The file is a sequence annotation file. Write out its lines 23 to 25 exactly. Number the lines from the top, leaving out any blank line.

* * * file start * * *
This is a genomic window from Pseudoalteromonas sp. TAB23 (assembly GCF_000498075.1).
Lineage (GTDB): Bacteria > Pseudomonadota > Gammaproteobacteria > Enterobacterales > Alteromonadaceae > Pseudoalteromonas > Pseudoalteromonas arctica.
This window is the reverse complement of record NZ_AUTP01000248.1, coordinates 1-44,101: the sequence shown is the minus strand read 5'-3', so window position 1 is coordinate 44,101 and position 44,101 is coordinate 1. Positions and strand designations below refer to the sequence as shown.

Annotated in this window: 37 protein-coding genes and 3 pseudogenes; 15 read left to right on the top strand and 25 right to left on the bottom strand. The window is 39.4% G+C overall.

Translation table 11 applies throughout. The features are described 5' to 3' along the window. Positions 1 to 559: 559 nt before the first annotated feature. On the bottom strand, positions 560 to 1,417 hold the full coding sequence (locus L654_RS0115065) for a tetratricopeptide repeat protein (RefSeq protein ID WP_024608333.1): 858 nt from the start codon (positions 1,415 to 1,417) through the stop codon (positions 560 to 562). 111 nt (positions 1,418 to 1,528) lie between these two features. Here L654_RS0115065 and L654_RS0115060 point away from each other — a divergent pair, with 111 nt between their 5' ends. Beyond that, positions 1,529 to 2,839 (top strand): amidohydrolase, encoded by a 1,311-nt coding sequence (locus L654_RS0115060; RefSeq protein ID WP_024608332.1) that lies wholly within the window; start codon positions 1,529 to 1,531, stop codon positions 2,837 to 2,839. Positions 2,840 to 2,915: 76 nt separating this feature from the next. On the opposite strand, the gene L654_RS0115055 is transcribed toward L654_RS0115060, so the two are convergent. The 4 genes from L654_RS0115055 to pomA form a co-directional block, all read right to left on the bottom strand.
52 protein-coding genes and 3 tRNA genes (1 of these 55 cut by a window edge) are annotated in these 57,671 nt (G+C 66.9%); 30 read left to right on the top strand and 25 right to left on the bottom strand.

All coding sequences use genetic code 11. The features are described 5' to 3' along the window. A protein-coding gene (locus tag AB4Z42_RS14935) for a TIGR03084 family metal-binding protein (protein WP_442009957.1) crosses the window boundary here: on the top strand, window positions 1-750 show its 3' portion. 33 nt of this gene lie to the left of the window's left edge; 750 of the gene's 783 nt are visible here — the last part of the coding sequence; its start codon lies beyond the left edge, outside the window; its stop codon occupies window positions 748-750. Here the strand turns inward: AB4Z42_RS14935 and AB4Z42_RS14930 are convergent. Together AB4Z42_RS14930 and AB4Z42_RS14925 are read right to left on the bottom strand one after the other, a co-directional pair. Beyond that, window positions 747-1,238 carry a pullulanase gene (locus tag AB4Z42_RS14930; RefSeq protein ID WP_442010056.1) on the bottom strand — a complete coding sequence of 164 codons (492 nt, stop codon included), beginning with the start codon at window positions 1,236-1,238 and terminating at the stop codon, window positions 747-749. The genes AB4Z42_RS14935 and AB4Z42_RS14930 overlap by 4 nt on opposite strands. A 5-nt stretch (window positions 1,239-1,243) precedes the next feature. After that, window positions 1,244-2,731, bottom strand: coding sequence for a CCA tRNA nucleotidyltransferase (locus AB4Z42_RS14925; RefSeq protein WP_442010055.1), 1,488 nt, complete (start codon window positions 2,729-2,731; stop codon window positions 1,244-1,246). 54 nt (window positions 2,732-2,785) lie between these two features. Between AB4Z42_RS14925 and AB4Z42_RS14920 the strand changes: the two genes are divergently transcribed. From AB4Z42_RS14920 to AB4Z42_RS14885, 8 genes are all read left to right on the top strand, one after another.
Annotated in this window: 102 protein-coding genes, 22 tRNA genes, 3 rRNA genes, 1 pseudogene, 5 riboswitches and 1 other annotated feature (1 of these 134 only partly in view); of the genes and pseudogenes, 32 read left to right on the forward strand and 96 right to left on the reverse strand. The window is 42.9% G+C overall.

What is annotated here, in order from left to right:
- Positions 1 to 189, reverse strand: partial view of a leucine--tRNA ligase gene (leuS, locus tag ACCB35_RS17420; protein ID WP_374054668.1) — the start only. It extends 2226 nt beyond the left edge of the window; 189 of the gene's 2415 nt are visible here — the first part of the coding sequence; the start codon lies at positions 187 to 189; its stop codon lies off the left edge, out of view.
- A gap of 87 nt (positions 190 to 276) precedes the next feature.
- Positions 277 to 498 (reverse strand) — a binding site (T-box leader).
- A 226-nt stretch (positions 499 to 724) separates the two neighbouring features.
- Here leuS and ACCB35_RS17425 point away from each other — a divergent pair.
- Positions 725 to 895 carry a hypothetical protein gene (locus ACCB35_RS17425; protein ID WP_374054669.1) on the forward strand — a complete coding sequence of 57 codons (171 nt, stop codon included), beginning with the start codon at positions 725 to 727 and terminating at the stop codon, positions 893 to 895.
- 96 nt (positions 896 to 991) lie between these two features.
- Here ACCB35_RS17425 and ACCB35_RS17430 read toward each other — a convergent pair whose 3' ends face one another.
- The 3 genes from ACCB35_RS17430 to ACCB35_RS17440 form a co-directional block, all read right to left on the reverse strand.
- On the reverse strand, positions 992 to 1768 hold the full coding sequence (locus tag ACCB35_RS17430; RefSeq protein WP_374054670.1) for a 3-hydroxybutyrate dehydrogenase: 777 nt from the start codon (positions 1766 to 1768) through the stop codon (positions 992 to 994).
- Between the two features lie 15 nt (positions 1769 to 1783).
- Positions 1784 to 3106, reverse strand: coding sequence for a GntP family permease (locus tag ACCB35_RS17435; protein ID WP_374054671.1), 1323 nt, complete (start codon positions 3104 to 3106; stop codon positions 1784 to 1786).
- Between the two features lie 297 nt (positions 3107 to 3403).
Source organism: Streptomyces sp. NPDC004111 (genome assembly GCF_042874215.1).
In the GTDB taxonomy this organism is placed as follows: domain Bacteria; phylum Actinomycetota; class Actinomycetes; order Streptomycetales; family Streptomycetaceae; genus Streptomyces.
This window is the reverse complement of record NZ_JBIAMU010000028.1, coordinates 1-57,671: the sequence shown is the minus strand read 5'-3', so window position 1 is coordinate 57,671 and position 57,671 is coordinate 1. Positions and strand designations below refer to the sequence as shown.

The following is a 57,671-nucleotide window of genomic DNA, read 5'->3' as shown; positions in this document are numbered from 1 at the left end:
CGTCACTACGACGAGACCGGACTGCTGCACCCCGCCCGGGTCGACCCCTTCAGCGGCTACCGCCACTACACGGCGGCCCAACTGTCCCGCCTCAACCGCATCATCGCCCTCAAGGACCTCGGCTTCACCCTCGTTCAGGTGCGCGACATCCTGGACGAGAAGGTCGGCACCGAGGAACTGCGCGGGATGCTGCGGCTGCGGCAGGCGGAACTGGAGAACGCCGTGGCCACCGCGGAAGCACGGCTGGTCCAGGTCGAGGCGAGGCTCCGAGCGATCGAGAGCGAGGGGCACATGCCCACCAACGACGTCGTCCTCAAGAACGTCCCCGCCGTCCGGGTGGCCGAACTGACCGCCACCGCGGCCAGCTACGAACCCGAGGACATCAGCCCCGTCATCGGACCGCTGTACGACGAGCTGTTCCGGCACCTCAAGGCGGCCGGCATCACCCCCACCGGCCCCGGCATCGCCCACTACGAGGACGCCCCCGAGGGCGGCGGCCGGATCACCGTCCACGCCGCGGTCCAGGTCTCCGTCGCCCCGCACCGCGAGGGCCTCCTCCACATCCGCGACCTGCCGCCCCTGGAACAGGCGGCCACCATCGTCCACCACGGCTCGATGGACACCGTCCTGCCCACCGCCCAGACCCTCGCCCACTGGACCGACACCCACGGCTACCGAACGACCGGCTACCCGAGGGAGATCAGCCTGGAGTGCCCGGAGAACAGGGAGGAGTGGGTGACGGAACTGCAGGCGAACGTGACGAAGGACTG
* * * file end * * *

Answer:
Source organism: Streptomyces sp. NPDC004111 (genome assembly GCF_042874215.1).
In the GTDB taxonomy this organism is placed as follows: domain Bacteria; phylum Actinomycetota; class Actinomycetes; order Streptomycetales; family Streptomycetaceae; genus Streptomyces.
This window is the reverse complement of record NZ_JBIAMU010000028.1, coordinates 1-57,671: the sequence shown is the minus strand read 5'-3', so window position 1 is coordinate 57,671 and position 57,671 is coordinate 1. Positions and strand designations below refer to the sequence as shown.